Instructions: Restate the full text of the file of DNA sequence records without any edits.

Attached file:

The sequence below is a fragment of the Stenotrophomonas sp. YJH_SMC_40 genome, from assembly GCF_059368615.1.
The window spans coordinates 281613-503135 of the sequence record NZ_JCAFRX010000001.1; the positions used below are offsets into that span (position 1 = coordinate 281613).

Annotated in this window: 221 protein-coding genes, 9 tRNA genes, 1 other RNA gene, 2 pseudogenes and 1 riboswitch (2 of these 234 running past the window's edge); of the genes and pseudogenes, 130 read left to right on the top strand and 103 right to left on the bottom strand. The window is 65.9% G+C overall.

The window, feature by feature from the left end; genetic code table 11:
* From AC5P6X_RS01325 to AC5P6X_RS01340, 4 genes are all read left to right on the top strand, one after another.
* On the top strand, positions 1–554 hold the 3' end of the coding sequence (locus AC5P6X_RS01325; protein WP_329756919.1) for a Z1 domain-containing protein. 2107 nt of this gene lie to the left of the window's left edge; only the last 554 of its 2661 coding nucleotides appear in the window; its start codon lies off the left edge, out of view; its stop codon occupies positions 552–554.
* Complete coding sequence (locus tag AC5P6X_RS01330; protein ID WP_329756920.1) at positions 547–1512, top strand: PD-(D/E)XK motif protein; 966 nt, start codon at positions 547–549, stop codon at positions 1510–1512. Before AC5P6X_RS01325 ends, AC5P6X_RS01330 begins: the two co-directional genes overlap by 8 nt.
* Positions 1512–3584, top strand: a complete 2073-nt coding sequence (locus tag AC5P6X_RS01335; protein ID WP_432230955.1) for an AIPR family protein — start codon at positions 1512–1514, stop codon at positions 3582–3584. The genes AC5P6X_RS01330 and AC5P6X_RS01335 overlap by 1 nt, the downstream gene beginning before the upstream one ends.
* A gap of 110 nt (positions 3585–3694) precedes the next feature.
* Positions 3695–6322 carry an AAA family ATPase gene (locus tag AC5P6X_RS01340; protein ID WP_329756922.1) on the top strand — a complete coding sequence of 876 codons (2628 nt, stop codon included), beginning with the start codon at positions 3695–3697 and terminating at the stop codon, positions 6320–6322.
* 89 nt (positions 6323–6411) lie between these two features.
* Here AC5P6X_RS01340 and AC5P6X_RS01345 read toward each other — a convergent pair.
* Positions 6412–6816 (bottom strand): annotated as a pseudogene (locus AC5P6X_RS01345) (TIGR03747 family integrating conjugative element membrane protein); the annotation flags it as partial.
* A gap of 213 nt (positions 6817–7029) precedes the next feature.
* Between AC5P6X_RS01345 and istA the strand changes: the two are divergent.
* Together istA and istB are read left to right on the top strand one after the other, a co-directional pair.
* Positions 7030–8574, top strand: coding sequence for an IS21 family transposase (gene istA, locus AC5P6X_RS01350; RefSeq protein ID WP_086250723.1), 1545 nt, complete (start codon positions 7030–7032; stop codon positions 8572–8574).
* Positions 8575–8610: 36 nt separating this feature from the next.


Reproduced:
The sequence below is a fragment of the Stenotrophomonas sp. YJH_SMC_40 genome, from assembly GCF_059368615.1.
The window spans coordinates 281613-503135 of the sequence record NZ_JCAFRX010000001.1; the positions used below are offsets into that span (position 1 = coordinate 281613).

Annotated in this window: 221 protein-coding genes, 9 tRNA genes, 1 other RNA gene, 2 pseudogenes and 1 riboswitch (2 of these 234 running past the window's edge); of the genes and pseudogenes, 130 read left to right on the top strand and 103 right to left on the bottom strand. The window is 65.9% G+C overall.

The window, feature by feature from the left end; genetic code table 11:
* From AC5P6X_RS01325 to AC5P6X_RS01340, 4 genes are all read left to right on the top strand, one after another.
* On the top strand, positions 1–554 hold the 3' end of the coding sequence (locus AC5P6X_RS01325; protein WP_329756919.1) for a Z1 domain-containing protein. 2107 nt of this gene lie to the left of the window's left edge; only the last 554 of its 2661 coding nucleotides appear in the window; its start codon lies off the left edge, out of view; its stop codon occupies positions 552–554.
* Complete coding sequence (locus tag AC5P6X_RS01330; protein ID WP_329756920.1) at positions 547–1512, top strand: PD-(D/E)XK motif protein; 966 nt, start codon at positions 547–549, stop codon at positions 1510–1512. Before AC5P6X_RS01325 ends, AC5P6X_RS01330 begins: the two co-directional genes overlap by 8 nt.
* Positions 1512–3584, top strand: a complete 2073-nt coding sequence (locus tag AC5P6X_RS01335; protein ID WP_432230955.1) for an AIPR family protein — start codon at positions 1512–1514, stop codon at positions 3582–3584. The genes AC5P6X_RS01330 and AC5P6X_RS01335 overlap by 1 nt, the downstream gene beginning before the upstream one ends.
* A gap of 110 nt (positions 3585–3694) precedes the next feature.
* Positions 3695–6322 carry an AAA family ATPase gene (locus tag AC5P6X_RS01340; protein ID WP_329756922.1) on the top strand — a complete coding sequence of 876 codons (2628 nt, stop codon included), beginning with the start codon at positions 3695–3697 and terminating at the stop codon, positions 6320–6322.
* 89 nt (positions 6323–6411) lie between these two features.
* Here AC5P6X_RS01340 and AC5P6X_RS01345 read toward each other — a convergent pair.
* Positions 6412–6816 (bottom strand): annotated as a pseudogene (locus AC5P6X_RS01345) (TIGR03747 family integrating conjugative element membrane protein); the annotation flags it as partial.
* A gap of 213 nt (positions 6817–7029) precedes the next feature.
* Between AC5P6X_RS01345 and istA the strand changes: the two are divergent.
* Together istA and istB are read left to right on the top strand one after the other, a co-directional pair.
* Positions 7030–8574, top strand: coding sequence for an IS21 family transposase (gene istA, locus AC5P6X_RS01350; RefSeq protein ID WP_086250723.1), 1545 nt, complete (start codon positions 7030–7032; stop codon positions 8572–8574).
* Positions 8575–8610: 36 nt separating this feature from the next.